The Black Swan: read vs. unread books

Should your library consist mostly of read books, or of unread books?  The avid and loyal MR reader will already know we are adjusting for "number of books read" in posing this query.

If you own mostly read books, you use your library for reference and remembrance.  Your collection is like Proust’s madeleine.  If you own mostly unread books, your library yields exciting discovery but also lots of clunkers.  Each step to the shelf offers a chance to redefine your life and your loves in unexpected ways, or perhaps crashing disappointment.

My (small) personal library is virtually 100 percent already read books, plus Gone With the Wind and Shantaram, both of which I am saving up for long plane trips to distant climes.  But I think of my real library as the local public library, which is still mostly unread books.

If you are one of those Austrian economists who believes in the all-importance of unquantifiable Knightian uncertainty, I hope your shelves are full of unread books (we now, by the way, have the means to make this otherwise murky concept operational).  Otherwise you are livin’ a dirty, stinkin’ lie.  Karmic retribution will be swift and, yes, certain.

For further musings on this topic, see Nassim Taleb’s new The Black Swan: The Impact of the Highly Improbable, a stimulating look at surprise.



ORLY? Don't be shy, how do you measure Knightian uncertainty? Ref?

I found Shantaram utterly amazing - congratulations on still having that ahead of you. I read most of it sitting on the balcony of a hotel in the Austrian Alps last summer getting over the aftereffects of a dose of flu, while my wife and son went off walking. Am currently greatly enjoying *Red Earth And Pouring Rain*, Vikram Chandra's first, after I first heard of hm when you recommended *Sacred Games*. Thanks.

Nassim Taleb is definitely one of my favorites, but I just can't seem to grasp his hatred of the field of economics. For such a sharp person, his arguments concerning the economics orthodoxy are largely empty.

Still, Fooled by Randomness and Dynamic Hedging are two definite classics.

Um, not to sound clueless, but what does believing in Knightian uncertainty have to do with it? I realize it was said with tongue in cheek to some extent, but still, it seems a complete non sequitur to me.

"Should your library consist mostly of read books, or of unread books?"

Turn the "should" into "does" and I can answer that easily. Mostly unread.

Buying a book is a bit like bookmarking a webpage. Part of what you're doing is making a note to yourself. If you buy to read, then "read this", or if you buy because you might read, then "maybe read this". Instead of buying the book you could create a list, constructing a "virtual library".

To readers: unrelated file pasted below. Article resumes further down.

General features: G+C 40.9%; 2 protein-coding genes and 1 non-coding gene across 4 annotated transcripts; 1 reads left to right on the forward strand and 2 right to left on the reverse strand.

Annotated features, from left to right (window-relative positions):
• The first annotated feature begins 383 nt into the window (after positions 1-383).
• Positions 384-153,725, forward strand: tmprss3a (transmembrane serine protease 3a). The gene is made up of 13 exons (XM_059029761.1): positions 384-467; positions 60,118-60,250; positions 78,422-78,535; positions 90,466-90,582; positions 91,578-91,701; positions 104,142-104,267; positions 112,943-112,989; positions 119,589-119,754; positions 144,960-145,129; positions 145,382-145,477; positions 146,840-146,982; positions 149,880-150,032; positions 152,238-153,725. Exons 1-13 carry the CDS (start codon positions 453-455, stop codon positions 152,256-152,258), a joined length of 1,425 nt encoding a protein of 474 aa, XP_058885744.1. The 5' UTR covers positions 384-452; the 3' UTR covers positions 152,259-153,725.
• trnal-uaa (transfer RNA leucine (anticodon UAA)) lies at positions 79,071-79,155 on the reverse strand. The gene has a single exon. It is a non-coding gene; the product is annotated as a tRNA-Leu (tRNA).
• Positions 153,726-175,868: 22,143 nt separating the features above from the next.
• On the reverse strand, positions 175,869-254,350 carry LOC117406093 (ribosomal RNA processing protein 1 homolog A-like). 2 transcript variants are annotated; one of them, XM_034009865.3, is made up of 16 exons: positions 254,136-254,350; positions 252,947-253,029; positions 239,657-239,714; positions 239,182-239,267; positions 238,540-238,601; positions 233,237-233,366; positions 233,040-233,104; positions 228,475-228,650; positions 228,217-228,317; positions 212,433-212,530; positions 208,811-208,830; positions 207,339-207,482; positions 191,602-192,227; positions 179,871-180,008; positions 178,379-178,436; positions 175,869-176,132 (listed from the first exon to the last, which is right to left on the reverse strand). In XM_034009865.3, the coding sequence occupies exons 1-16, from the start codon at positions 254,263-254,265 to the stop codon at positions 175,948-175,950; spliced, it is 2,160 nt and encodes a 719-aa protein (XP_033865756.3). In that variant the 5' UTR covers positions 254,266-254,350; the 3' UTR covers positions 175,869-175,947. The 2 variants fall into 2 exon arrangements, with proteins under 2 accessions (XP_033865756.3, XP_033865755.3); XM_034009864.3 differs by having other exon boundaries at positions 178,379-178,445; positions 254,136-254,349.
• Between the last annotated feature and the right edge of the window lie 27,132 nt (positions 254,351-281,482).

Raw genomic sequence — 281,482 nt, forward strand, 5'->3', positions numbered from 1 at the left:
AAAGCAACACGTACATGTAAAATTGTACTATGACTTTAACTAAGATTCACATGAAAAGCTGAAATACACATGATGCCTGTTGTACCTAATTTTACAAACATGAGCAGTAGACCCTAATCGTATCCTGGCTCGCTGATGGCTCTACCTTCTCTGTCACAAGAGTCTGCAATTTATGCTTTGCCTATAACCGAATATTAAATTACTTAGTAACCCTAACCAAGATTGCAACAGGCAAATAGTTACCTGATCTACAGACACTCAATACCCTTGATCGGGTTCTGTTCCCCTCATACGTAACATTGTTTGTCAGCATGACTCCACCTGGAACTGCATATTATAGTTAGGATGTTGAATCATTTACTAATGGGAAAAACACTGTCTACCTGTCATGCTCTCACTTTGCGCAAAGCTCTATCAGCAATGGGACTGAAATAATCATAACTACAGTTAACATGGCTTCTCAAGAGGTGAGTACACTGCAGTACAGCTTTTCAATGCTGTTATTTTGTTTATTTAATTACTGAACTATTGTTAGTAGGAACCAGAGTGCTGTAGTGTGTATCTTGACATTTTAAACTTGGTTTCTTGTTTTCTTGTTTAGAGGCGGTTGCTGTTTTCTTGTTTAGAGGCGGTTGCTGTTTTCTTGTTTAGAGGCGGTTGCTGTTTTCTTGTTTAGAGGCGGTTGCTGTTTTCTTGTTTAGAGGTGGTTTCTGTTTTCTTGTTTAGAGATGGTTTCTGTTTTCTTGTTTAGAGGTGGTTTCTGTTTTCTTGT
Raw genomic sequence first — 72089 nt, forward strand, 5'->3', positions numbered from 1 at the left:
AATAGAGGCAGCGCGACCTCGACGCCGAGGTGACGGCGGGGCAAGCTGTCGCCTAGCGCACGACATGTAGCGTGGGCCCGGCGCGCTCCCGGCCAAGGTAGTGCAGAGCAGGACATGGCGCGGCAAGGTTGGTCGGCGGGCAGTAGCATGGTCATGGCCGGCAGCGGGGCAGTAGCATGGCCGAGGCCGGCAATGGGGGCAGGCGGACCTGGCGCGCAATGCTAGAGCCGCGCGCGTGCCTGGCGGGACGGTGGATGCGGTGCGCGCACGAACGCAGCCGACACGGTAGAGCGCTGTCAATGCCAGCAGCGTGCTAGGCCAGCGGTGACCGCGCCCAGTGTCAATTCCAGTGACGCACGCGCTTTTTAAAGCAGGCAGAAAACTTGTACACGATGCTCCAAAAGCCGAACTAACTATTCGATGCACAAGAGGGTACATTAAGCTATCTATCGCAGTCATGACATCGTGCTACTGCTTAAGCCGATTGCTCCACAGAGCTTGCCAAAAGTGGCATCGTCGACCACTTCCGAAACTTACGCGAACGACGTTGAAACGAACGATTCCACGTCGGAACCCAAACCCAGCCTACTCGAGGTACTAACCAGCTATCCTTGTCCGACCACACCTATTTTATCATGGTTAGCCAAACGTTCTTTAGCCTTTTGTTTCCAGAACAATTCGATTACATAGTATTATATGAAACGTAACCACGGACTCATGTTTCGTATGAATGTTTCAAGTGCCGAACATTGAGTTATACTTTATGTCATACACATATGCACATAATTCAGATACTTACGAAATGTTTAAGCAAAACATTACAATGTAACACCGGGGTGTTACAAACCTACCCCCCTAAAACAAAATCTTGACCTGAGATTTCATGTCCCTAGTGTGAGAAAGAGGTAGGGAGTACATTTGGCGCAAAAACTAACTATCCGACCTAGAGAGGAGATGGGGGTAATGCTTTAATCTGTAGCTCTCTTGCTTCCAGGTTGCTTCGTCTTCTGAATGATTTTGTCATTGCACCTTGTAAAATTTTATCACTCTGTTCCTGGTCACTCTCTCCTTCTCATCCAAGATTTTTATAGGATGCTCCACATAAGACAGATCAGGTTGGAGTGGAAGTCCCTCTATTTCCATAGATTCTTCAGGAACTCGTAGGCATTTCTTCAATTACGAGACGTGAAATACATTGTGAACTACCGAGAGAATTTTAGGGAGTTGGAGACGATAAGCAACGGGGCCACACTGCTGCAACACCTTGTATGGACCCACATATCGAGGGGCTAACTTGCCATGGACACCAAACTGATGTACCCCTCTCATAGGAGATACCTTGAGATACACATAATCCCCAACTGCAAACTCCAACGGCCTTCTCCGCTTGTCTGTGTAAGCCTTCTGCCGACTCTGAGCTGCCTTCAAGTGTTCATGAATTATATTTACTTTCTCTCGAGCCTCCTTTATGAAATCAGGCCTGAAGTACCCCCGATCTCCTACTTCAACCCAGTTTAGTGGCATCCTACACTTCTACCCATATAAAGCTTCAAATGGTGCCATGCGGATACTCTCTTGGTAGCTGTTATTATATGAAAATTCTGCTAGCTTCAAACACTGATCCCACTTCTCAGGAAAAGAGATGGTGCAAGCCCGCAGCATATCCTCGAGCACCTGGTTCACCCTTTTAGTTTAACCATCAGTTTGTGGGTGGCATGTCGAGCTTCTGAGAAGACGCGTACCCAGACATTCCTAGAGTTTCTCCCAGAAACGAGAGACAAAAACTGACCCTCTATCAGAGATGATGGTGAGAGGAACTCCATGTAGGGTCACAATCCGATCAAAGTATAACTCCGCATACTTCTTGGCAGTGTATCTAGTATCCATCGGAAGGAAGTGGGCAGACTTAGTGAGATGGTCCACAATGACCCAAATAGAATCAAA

I buy books intending to read them, and then typically (with exceptions) I don't get around to reading them. I have a library now of books that are pretty interesting and that I don't regret buying since I have a feeling I'll be reading them at some point, but however interesting they are, I'm usually marginally more interested new books (i.e., new to me). Roughly speaking, my reading list is "last in, first out".

If someone else buys me a book, then it lingers near the front of the "last in, first out" set of books. I feel a duty to read it, enough of a duty that I count it as something that I should read after I read one or two other books. But it tends to say in the number two or three spot of my reading list, however many books I read.

Yes, I second what Constant says as well except that I sadly almost never books lent or given me. They just rarely strike me as interesting as those I pick out for myself - I have the best taste in the world of course!

Je ne peux pas écrire dans une langue vivante le dimanche (pour des raisons sentimentales) mais vous n’aurez pas de problèmes grâce au fameux "google translator"
L’idée de la bibliothèque est ici.

Ciao tutti.

"Nassim Taleb is definitely one of my favorites, but I just can't seem to grasp his hatred of the field of economics."

I just can't grasp why having read Taleb one would continue in the field of mainstream economics. But I guess that is the sunk cost bias ;-).

Also, I think the point Taleb is making is that we think we are smarter than we really are. The more we are confronted with the knowledge we don't have the humbler we might be about what we think we know about the real world.

That seems to be his problem with mainstream econ. It also seems to me to be a central indictment of much of the blogosphere, where posters and commenters are the more certain among the population, and I assume in Talebian terms the more dangerous.

But then again, I'm just not sure at all. Perhaps I should read more.

"But then again, I'm just not sure at all. Perhaps I should read more."
- knackeredhack

Taleb would likely tell you to read less. He does. For example he abjures newspapers. But _do_ read "The Black Swan".

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